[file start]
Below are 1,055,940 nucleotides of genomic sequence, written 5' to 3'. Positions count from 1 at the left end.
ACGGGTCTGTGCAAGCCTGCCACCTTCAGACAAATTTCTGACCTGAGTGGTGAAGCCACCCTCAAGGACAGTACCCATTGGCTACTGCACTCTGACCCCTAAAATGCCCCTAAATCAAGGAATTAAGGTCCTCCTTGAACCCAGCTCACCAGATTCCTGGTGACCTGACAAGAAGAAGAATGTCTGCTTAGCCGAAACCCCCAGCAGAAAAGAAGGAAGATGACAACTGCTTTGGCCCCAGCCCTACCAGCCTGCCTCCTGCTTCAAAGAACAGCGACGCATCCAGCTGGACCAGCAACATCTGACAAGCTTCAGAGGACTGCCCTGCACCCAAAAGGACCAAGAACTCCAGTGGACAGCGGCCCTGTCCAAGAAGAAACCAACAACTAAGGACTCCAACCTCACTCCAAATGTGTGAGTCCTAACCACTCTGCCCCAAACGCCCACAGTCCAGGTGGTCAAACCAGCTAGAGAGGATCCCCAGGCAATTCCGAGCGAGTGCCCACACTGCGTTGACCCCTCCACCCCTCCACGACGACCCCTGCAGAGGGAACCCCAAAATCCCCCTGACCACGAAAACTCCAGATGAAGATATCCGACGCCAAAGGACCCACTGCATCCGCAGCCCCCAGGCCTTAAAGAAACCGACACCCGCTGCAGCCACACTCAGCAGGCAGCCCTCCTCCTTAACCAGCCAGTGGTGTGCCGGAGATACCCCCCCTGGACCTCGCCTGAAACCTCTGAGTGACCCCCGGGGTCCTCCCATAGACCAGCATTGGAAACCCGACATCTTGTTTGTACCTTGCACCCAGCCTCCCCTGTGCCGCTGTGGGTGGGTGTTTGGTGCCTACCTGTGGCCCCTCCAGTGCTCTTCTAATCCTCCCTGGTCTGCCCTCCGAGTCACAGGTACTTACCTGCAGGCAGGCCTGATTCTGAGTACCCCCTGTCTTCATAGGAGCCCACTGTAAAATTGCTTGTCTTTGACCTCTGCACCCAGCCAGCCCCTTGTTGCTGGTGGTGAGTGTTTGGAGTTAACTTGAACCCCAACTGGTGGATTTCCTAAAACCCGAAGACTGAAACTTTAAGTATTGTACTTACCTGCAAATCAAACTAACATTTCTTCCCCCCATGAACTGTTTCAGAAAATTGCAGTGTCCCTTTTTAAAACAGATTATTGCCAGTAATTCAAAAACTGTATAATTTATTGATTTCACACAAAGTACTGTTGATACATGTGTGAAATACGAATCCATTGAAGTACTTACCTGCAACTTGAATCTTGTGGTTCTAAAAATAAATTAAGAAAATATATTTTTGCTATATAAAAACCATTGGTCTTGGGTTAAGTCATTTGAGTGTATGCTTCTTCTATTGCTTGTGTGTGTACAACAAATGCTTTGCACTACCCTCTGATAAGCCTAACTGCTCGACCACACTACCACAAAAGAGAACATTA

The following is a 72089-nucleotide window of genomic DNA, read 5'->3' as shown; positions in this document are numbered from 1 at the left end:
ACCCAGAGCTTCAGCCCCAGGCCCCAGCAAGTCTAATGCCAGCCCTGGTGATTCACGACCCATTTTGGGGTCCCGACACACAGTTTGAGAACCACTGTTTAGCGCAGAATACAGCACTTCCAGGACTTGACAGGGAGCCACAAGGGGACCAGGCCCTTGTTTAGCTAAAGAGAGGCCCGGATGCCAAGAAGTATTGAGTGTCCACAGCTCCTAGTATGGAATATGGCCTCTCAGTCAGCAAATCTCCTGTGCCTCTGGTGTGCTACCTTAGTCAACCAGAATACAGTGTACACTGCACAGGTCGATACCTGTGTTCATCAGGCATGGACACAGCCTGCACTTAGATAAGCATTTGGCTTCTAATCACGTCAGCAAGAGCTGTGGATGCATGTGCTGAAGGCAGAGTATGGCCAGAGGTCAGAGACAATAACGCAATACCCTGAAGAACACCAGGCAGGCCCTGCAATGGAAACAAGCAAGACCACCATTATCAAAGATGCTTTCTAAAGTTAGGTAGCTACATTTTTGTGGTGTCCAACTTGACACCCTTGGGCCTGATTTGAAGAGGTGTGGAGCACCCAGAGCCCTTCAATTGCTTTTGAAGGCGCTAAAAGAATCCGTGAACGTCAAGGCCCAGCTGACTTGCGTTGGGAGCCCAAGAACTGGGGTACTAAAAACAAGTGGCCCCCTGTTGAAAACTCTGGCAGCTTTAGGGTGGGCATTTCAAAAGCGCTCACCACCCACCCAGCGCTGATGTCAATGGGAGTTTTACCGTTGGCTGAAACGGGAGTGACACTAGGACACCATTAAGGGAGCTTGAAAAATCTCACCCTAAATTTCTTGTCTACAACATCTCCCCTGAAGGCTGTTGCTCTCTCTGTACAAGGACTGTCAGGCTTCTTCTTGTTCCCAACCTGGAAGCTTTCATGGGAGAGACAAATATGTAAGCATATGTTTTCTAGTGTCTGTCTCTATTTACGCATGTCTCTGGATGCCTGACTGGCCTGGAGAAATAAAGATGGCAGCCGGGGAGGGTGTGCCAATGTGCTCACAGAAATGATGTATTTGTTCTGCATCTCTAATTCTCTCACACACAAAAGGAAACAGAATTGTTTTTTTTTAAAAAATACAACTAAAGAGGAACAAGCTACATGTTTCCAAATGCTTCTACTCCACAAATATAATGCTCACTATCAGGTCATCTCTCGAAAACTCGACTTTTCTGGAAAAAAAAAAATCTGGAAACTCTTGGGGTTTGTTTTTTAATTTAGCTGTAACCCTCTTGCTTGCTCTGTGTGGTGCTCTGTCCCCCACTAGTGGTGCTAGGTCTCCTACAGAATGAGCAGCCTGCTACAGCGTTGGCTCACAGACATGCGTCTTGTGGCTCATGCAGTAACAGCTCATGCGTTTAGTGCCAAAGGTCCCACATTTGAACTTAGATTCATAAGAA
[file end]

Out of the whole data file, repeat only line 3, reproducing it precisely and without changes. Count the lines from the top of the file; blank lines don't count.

The following is a 72089-nucleotide window of genomic DNA, read 5'->3' as shown; positions in this document are numbered from 1 at the left end: